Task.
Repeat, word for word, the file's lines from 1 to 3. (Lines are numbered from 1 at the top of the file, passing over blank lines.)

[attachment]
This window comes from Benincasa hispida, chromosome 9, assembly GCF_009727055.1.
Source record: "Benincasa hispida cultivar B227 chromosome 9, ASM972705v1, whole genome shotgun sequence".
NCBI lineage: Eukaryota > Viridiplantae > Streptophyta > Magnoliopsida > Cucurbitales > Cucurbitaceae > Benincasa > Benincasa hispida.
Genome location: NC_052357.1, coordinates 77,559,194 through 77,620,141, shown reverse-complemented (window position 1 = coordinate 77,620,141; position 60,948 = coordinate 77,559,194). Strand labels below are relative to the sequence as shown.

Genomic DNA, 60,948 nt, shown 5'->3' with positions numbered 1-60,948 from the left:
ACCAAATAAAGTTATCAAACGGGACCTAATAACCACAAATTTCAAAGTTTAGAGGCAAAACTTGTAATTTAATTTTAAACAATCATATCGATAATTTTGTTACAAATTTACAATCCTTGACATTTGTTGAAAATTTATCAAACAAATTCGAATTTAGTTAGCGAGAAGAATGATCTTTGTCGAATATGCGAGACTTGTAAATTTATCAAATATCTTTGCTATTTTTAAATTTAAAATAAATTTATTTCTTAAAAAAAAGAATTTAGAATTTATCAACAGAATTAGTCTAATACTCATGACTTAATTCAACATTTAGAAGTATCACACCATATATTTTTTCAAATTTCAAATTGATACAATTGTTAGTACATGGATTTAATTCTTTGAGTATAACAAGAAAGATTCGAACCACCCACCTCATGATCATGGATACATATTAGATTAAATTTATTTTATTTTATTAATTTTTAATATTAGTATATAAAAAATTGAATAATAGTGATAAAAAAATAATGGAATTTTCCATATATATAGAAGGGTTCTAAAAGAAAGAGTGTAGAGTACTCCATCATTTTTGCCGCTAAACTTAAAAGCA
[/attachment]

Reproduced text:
This window comes from Benincasa hispida, chromosome 9, assembly GCF_009727055.1.
Source record: "Benincasa hispida cultivar B227 chromosome 9, ASM972705v1, whole genome shotgun sequence".
NCBI lineage: Eukaryota > Viridiplantae > Streptophyta > Magnoliopsida > Cucurbitales > Cucurbitaceae > Benincasa > Benincasa hispida.